It’s been a busy two months for Singapore Airlines Limited (SGX: C6L), or SIA.
The pent-up demand was understandable as border closures had effectively kept people from travelling for almost two years.
Last Thursday, SIA also reported its fiscal 2022 first half (1H2022) earnings for the period ended 30 September 2021.
Although the carrier still incurred a net loss, both its financial and operating numbers showed significant improvement as the world slowly reopened.
Here are five highlights from the airline’s latest earnings report.
1. Healthier financial numbers
Total revenue for 1H2022 surged by 73% year on year to S$2.8 billion as new travel corridors led to a resumption in air travel.
Passenger traffic grew five-fold year on year as a result of VTLs and the easing of pandemic restrictions.
Despite the upturn, SIA reported an operating loss of S$618 million, a 66.8% year on year improvement over the prior year.
Net loss came in at S$837 million, significantly lower than the S$3.5 billion net loss a year ago which included an impairment of S$1.6 billion for surplus aircraft.
2. Continued capacity improvement
SIA is enjoying sequential improvement in its operating statistics.
During its fiscal 2021 first quarter from April to May 2020, passenger capacity was just 3.8% as numerous countries shut their borders due to the COVID-19 outbreak.
Fast forward five quarters and passenger capacity has improved to 32.2%.
The airline expects passenger capacity to hit 43% of pre-COVID levels by the end of this year, with its network covering 73 destinations including Singapore.
Cargo capacity also surged to 62.8% during the quarter of pre-COVID levels, with cargo revenue hitting a record high of S$1.88 billion, up 51.2% year on year.
3. Growing its fleet of aircraft
As of 30 September 2021, SIA had an operating fleet of 178 aircraft comprising 171 passenger aircraft and seven freighters.
The group has one of the youngest fleets in the industry with an average age of just six years.
By 31 March 2022 (FY2022), the airline expects to take delivery of 15 more aircraft, increasing its total fleet size to 193 aircraft.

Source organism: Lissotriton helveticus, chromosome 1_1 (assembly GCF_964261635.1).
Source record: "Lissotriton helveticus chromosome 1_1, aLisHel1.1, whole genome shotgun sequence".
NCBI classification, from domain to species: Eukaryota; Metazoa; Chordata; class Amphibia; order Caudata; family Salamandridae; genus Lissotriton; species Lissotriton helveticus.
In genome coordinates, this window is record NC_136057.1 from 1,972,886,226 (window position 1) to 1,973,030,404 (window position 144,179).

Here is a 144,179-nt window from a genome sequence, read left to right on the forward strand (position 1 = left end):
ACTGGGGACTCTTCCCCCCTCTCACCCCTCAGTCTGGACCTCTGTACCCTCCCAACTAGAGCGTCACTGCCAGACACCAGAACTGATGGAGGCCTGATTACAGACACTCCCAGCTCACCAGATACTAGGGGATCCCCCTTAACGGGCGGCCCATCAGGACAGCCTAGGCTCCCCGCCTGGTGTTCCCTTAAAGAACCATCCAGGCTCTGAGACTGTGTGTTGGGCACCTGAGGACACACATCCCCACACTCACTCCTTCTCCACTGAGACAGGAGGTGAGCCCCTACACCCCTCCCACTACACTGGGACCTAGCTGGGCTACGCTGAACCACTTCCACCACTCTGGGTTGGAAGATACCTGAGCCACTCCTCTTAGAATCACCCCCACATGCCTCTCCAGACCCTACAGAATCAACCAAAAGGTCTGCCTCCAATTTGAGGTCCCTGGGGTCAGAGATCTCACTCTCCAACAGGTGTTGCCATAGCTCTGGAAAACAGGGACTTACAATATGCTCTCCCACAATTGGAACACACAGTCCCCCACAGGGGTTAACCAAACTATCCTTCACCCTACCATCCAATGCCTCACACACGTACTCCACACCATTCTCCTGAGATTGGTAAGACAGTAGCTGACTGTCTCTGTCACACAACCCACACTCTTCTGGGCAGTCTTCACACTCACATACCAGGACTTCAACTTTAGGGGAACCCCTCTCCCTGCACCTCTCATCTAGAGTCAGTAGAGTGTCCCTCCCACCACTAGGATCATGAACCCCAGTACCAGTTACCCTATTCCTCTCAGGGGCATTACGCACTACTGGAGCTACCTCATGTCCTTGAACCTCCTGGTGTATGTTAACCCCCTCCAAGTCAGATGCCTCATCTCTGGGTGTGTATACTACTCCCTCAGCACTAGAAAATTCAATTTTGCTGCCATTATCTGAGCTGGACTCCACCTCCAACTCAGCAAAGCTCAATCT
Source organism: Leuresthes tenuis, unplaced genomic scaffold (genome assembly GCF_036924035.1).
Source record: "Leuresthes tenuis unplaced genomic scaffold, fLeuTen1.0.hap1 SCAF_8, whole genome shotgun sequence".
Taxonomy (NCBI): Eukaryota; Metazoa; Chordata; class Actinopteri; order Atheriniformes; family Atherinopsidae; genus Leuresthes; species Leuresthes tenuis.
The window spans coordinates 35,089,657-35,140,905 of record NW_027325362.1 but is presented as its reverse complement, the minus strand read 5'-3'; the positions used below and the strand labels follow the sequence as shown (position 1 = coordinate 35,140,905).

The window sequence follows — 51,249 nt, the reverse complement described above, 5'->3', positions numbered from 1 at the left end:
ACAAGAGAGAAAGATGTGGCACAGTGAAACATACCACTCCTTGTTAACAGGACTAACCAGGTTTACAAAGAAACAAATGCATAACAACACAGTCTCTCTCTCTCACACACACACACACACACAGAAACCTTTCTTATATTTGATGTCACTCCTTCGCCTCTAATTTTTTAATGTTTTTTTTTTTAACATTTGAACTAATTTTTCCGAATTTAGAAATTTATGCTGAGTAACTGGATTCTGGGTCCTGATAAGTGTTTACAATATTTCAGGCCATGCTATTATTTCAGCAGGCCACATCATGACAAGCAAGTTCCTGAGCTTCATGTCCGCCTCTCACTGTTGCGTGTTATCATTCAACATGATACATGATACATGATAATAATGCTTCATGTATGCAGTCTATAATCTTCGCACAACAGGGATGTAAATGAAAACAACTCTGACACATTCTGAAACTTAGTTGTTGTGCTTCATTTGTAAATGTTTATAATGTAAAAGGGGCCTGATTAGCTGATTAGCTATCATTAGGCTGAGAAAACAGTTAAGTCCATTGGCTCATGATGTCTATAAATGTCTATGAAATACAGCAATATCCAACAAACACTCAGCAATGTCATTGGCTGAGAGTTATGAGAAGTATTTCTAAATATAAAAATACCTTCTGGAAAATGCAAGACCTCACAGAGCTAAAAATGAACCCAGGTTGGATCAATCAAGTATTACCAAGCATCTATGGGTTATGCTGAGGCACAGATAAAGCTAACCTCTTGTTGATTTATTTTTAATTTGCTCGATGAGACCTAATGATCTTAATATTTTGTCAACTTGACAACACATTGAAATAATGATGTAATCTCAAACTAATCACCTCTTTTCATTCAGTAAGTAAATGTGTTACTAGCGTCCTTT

4. Customer engagement initiatives
SIA continues to emphasize the importance of customer engagement.
It launched the Singapore Showcase in August to support and collaborate with leading Singapore brands to offer unique experiences for its global customer base.
From January 2022, a new line of health-focused meals and exercise options will be made available on some of its long-haul US routes as the airline partners with California-based Golden Door, a world-famous health and wellness retreat.
KrisFlyer, SIA’s long standing loyalty programme, has also transformed.
More than 245 new non-airline partners were added during 1H2022, such as AIA (SEHK: 1299), CapitaSTAR and Dream Cruises.
Membership has increased by 4% year on year to around five million members, and milestone rewards have been introduced to encourage more frequent usage of the programme.
5. Seizing VTL opportunities
SIA has been quick to ramp up operations to capture opportunities presented by the expanding VTL scheme.
It now operates VTL flights from 21 cities in 14 countries as of the time of writing.
Strong booking demand for premium cabins has been observed, a sign that people are willing and able to spend after being cooped up for many months.
VTL flights saw a seven-fold increase in bookings since the first VTL was announced.
The airline has activated 92% of its pilots and 86% of its cabin crew as of November 2021.
The majority of the crew are deployed to at least one flight per month to maintain up-to-date knowledge of the latest procedures.
With more VTLs slated to be launched, including those with Australia and Malaysia, SIA is in a good position to capture more incremental demand for air travel.
Get Smart: A path towards normalcy
Although SIA is still incurring losses, the good news is that it has greatly reduced its cash burn rate.
With more VTLs planned, higher vaccination rates and more countries willing to open their borders, the airline can look forward to a new normal soon where air travel can resume safely.
As SIA trudges on, investors can look forward to better days ahead as both passenger and cargo capacity continue to recover.
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Disclaimer: Royston Yang does not own shares in any of the companies mentioned.